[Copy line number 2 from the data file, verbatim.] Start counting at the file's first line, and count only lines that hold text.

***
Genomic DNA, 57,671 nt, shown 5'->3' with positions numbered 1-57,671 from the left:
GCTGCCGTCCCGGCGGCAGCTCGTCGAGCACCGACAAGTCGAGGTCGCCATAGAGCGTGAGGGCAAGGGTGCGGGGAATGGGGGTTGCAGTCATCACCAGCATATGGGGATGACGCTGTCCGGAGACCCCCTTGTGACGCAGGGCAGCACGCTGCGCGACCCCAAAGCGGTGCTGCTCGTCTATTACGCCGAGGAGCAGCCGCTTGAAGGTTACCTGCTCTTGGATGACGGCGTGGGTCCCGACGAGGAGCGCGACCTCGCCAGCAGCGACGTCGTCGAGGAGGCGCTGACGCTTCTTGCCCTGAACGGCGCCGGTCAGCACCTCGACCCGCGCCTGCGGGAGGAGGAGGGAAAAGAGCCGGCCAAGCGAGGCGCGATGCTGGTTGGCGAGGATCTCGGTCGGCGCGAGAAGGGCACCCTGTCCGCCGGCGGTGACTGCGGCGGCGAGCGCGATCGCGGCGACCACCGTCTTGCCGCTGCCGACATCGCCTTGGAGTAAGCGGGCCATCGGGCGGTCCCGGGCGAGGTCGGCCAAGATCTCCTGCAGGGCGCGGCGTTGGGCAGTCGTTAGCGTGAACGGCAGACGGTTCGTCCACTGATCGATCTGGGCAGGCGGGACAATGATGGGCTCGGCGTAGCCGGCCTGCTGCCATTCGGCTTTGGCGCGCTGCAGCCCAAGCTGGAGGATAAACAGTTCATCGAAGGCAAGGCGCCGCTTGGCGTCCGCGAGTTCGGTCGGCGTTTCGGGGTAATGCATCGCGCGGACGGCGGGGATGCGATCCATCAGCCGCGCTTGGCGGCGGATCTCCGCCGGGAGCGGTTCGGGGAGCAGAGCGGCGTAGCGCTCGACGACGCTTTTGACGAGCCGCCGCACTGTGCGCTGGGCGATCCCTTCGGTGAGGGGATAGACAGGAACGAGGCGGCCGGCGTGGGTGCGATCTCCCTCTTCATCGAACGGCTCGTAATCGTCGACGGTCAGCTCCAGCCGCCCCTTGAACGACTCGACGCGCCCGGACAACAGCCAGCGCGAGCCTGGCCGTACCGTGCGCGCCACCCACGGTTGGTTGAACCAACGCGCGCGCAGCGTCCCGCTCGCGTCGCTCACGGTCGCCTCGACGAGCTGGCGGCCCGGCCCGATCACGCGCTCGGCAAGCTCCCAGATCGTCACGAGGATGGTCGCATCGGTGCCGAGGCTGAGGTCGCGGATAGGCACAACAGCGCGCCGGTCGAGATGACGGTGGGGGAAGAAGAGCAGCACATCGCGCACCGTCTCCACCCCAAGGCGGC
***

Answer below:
GCTGCCGTCCCGGCGGCAGCTCGTCGAGCACCGACAAGTCGAGGTCGCCATAGAGCGTGAGGGCAAGGGTGCGGGGAATGGGGGTTGCAGTCATCACCAGCATATGGGGATGACGCTGTCCGGAGACCCCCTTGTGACGCAGGGCAGCACGCTGCGCGACCCCAAAGCGGTGCTGCTCGTCTATTACGCCGAGGAGCAGCCGCTTGAAGGTTACCTGCTCTTGGATGACGGCGTGGGTCCCGACGAGGAGCGCGACCTCGCCAGCAGCGACGTCGTCGAGGAGGCGCTGACGCTTCTTGCCCTGAACGGCGCCGGTCAGCACCTCGACCCGCGCCTGCGGGAGGAGGAGGGAAAAGAGCCGGCCAAGCGAGGCGCGATGCTGGTTGGCGAGGATCTCGGTCGGCGCGAGAAGGGCACCCTGTCCGCCGGCGGTGACTGCGGCGGCGAGCGCGATCGCGGCGACCACCGTCTTGCCGCTGCCGACATCGCCTTGGAGTAAGCGGGCCATCGGGCGGTCCCGGGCGAGGTCGGCCAAGATCTCCTGCAGGGCGCGGCGTTGGGCAGTCGTTAGCGTGAACGGCAGACGGTTCGTCCACTGATCGATCTGGGCAGGCGGGACAATGATGGGCTCGGCGTAGCCGGCCTGCTGCCATTCGGCTTTGGCGCGCTGCAGCCCAAGCTGGAGGATAAACAGTTCATCGAAGGCAAGGCGCCGCTTGGCGTCCGCGAGTTCGGTCGGCGTTTCGGGGTAATGCATCGCGCGGACGGCGGGGATGCGATCCATCAGCCGCGCTTGGCGGCGGATCTCCGCCGGGAGCGGTTCGGGGAGCAGAGCGGCGTAGCGCTCGACGACGCTTTTGACGAGCCGCCGCACTGTGCGCTGGGCGATCCCTTCGGTGAGGGGATAGACAGGAACGAGGCGGCCGGCGTGGGTGCGATCTCCCTCTTCATCGAACGGCTCGTAATCGTCGACGGTCAGCTCCAGCCGCCCCTTGAACGACTCGACGCGCCCGGACAACAGCCAGCGCGAGCCTGGCCGTACCGTGCGCGCCACCCACGGTTGGTTGAACCAACGCGCGCGCAGCGTCCCGCTCGCGTCGCTCACGGTCGCCTCGACGAGCTGGCGGCCCGGCCCGATCACGCGCTCGGCAAGCTCCCAGATCGTCACGAGGATGGTCGCATCGGTGCCGAGGCTGAGGTCGCGGATAGGCACAACAGCGCGCCGGTCGAGATGACGGTGGGGGAAGAAGAGCAGCACATCGCGCACCGTCTCCACCCCAAGGCGGC